Monday morning we went to the Artisana, where they bought a lot of things – guests who buy things from my artisans are always appreciated! We also went to Abdou’s, where ditto and ditto! Had some bisara and went to see monkeys – and then they had to go. The rummy and Boggle had me in the mood for more games, though – luckily, Kathy and Elizabeth were both in town to go to the cyber, and they were happy to play some Piffle.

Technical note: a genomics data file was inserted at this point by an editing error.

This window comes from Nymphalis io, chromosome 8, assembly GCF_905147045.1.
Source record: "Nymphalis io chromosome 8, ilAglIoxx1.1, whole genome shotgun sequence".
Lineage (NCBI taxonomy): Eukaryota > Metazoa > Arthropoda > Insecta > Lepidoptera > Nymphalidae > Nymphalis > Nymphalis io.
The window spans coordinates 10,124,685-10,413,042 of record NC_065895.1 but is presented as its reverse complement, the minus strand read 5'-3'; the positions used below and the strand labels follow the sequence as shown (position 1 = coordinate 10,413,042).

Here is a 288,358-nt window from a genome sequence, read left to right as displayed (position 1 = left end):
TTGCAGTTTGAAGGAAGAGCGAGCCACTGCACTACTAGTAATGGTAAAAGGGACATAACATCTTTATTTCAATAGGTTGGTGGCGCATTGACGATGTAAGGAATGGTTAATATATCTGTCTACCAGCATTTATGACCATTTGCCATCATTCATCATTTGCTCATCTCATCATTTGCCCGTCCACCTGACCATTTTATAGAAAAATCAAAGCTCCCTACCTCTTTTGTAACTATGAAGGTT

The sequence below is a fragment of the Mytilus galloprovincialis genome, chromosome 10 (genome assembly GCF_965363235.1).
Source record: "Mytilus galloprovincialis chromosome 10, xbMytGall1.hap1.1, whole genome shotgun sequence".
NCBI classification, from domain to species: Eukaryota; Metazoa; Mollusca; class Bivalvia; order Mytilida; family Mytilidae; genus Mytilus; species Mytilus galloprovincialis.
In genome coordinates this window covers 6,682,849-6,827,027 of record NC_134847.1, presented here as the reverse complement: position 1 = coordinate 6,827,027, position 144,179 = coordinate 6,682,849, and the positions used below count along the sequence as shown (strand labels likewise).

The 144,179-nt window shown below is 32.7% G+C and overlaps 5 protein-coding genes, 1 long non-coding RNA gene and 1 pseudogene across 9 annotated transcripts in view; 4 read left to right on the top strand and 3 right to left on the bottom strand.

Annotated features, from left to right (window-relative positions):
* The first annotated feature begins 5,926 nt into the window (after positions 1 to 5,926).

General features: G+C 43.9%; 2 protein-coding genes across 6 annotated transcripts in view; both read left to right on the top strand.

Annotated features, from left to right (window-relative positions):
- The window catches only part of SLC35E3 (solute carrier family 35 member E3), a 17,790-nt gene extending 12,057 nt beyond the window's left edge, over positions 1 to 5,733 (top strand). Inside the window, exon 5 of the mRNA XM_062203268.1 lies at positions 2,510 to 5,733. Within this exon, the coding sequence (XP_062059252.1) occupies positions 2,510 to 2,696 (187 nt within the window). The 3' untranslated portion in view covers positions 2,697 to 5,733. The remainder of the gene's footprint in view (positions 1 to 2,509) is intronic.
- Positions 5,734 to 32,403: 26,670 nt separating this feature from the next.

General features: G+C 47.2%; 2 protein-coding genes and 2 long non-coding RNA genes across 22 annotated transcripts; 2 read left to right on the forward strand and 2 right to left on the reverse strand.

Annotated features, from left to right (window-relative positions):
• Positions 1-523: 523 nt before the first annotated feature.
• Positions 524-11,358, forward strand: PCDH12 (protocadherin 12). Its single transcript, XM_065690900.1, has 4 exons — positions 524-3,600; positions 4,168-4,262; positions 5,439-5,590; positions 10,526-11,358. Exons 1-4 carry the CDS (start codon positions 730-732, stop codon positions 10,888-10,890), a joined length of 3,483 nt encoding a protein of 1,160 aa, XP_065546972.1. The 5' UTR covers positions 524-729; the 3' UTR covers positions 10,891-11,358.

I had a nice visit with Abdou on Tuesday. I see him often, of course, but it seemed as though it had been a while since it was just the two of us (or the three of us, since Minush was there too, on my lap). I’m having him “professionally pack” my favorite rugs; when I go back for Reunions I’ll take a suitcase and a carry-on and leave some things at Howie’s (for which I am most grateful!). Everything that Jackie sent from Ain Leuh has gotten to the U.S., so when the time comes, I’ll mail the rest of my things from there with some confidence, but I have more confidence that what I take with me on the plane will arrive (inshallah), so I thought I would figure out what things are most precious and take them with me; needless to say, this makes me sad, and I started welling up as Abdou was compressing my double-size Berber wedding cape/bedspread (and as I’m writing this). Then my landlord came upstairs to confirm that I was leaving in November and ask if he could start showing the apartment in October. At least I’ve known all along that this time was precious and have treated it as such! Next week the new Environment/Health stage will swear in and the week after that the old Environment/Health stage will leave – and then we’ll be “seniors.”